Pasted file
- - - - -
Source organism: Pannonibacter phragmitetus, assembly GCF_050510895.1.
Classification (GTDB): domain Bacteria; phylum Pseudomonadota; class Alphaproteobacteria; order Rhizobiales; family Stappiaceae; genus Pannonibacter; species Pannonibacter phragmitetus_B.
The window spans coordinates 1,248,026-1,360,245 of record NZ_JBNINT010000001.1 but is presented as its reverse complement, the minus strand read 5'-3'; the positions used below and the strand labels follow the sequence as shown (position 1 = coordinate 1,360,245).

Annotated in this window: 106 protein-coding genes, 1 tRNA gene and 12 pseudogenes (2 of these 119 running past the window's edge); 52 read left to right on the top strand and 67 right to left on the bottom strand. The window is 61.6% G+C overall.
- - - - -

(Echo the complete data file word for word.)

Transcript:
Source organism: Pannonibacter phragmitetus, assembly GCF_050510895.1.
Classification (GTDB): domain Bacteria; phylum Pseudomonadota; class Alphaproteobacteria; order Rhizobiales; family Stappiaceae; genus Pannonibacter; species Pannonibacter phragmitetus_B.
The window spans coordinates 1,248,026-1,360,245 of record NZ_JBNINT010000001.1 but is presented as its reverse complement, the minus strand read 5'-3'; the positions used below and the strand labels follow the sequence as shown (position 1 = coordinate 1,360,245).

Annotated in this window: 106 protein-coding genes, 1 tRNA gene and 12 pseudogenes (2 of these 119 running past the window's edge); 52 read left to right on the top strand and 67 right to left on the bottom strand. The window is 61.6% G+C overall.